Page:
In 2009, Vietnam and the US deepened their relationship in different areas such as economics, politics, trade, education and investment. They also agreed to lift annual strategic talks to ministerial-level.
A US-based Voice of Vietnam (VOV) correspondent recently interviewed the Vietnamese Ambassador to the US, Le Cong Phung, on the efficiency of relations between Vietnam and the US in 2009 and future cooperation.
Reporter: What is your assessment of Vietnam-US relations in 2009?
Mr Phung: During the year, we launched many diverse activities to strengthen bilateral relations. Despite having no official meetings between our top leaders, the Vietnamese President and Prime Minister had a number of meetings with US President Obama and several senior officials at the United Nations Security Council, the APEC Summit and the ASEAN Summit. In addition, more contact and talks were held between senior officials from both countries.
Over the past year, three Vietnamese Deputy PMs visited the US to compare notes with US officials on regional and international issues of common concern and ways of developing bilateral relations.
Vietnam’s Minister of National Defense, Minister of Public Security, Minister of Industry and Trade also visited the US while US senior officials including the first Deputy Secretary of State and Secretary of State Hilary Clinton had effective and frank discussions with Vietnamese officials on measures to further enhance bilateral cooperation.
Reporter: Vietnam successfully held the “Meet Vietnam” event in the US. What is your opinion on the event and are there any plans for future cooperation between the two countries?
Mr Phung: This was the biggest event that Vietnam had ever held in the US to promote mutual understanding thanks to the fine development of bilateral relations. However, a lot more needs to be done in the future. For example, Vietnam will open a Consulate General in Houston or Chicago and some other cities based on negotiations and an agreement with the US.
Reporter: What is the difference between the US foreign policies under the rule of President Obama and President Bush?
Mr Phung: The Obama administration’s policy for Southeast Asia and Vietnam is a continuation of Bush President’s policy as the US wants to make its presence felt and raise its status in Southeast Asia. The US is currently paying special attention to Vietnam and Indonesia as nations that are suitable for promoting cooperation with.
The US wants to consolidate its ties with ASEAN and strengthen links in the region by attending the US-ASEAN summit for the first time. The US President and the US Secretary visited Asia this year and other senior officials are due to visit Vietnam next year. Most ASEAN countries want these high-level meetings to be held in Hanoi.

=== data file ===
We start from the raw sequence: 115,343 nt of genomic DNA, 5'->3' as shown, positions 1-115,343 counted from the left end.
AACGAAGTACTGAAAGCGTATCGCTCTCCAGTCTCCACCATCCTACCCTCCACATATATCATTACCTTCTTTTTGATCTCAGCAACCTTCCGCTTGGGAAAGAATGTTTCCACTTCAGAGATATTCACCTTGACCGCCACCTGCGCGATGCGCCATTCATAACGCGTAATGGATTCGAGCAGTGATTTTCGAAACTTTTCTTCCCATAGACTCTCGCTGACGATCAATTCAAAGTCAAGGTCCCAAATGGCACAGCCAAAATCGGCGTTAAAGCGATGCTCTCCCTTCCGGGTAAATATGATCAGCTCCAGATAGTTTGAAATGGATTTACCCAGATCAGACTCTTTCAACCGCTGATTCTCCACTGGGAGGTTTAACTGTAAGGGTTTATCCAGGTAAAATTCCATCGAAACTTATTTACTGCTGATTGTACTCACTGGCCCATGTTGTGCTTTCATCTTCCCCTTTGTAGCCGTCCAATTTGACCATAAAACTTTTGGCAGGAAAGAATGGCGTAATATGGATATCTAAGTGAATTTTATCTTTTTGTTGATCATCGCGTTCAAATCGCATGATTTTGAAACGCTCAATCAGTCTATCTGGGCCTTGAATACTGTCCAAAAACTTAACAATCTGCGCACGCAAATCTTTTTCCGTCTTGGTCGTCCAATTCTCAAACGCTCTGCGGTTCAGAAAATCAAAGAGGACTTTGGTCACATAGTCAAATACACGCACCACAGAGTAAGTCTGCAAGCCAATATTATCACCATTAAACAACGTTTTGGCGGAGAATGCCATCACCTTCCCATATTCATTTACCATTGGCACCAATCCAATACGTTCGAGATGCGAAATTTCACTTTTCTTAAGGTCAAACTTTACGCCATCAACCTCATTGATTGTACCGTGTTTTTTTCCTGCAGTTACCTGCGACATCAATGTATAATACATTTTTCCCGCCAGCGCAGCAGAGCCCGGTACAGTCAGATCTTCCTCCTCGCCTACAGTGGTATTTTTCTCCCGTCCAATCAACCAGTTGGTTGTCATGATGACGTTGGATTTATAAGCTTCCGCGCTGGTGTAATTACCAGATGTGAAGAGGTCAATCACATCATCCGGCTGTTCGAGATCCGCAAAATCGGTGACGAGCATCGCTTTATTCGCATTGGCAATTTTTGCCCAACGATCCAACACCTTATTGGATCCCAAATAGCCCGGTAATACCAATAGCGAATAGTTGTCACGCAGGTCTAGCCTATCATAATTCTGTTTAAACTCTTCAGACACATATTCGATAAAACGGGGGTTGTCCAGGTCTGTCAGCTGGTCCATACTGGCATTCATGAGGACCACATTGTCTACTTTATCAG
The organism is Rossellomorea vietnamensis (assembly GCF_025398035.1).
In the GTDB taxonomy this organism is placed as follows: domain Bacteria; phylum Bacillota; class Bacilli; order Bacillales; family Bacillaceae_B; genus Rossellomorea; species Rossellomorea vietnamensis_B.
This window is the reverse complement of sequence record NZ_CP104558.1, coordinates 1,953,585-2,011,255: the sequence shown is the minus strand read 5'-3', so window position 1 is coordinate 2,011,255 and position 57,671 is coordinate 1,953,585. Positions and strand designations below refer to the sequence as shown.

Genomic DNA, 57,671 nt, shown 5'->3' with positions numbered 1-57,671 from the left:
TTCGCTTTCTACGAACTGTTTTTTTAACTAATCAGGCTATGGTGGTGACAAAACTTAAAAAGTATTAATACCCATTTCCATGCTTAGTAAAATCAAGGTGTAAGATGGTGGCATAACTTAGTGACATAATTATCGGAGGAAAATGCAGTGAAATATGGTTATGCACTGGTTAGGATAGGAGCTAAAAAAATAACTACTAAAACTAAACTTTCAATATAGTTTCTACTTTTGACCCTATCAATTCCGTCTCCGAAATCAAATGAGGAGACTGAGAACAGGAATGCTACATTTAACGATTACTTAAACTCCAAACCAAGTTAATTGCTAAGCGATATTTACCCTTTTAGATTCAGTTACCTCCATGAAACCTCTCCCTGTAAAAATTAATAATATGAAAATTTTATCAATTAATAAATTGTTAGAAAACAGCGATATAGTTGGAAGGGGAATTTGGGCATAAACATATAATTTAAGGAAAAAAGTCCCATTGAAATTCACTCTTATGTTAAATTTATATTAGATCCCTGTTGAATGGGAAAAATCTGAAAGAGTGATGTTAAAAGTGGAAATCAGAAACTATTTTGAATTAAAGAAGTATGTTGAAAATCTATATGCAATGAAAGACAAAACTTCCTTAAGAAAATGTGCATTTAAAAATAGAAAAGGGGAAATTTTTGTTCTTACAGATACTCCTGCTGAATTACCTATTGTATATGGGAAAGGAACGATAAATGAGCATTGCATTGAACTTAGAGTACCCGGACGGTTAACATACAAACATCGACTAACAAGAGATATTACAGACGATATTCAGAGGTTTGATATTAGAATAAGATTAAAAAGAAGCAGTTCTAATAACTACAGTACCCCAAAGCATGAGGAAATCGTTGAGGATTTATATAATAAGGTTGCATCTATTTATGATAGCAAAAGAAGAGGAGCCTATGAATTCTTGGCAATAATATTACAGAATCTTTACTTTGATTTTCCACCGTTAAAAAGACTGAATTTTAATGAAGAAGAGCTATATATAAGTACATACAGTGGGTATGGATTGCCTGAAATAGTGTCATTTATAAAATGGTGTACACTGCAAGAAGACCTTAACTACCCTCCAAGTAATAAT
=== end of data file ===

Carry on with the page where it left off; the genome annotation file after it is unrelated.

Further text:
Reporter: In which fields is the US keen to cooperate with Vietnam and have both countries come up with any specific plans for cooperation in the future?
Mr Phung: The US wants to work closely with Vietnam to deal with the consequences of the war and considers Vietnam-US relations as a bulwark from which to deploy its strategies in the region.
The US highly values Vietnam’s role in ASEAN and wants to tighten ties with Vietnam in the fields of combating terrorism, preserving security and coping with climate change.
Reporter: Do both countries plan to hold any events to mark the 15th anniversary of the normalisation of diplomatic relations in 2010?
Mr Phung: Vietnam-US relations have been developing well for 15 years. Since 2005 there have been regular exchanges of visits by top leaders of the two countries, marking milestones in every stage of development for the benefit of long-term relationship.
Relations have changed from conflict into friendly co-operation in every field. Vietnam is working closely with the US to organise events to mark the 15th anniversary of the normalisation of diplomatic relations in 2010 and the US Department of State wants to make the anniversary really significant for both countries.
Vietnam plans to invite important figures who have made significant contributions to normalising bilateral relations such as former presidents Bill Clinton and George Bush.
Next year, the Prime Minister’s visits to the US to attend a conference on the impact of nuclear weapons invited by President Barack Obama and the State President’s visit to the UN will provide important impetus for relevant agencies of both countries to increase close cooperation. 2010 will be a busy year for both countries to give a boost to bilateral cooperation in the coming decade.
Reporter: Thank you very much.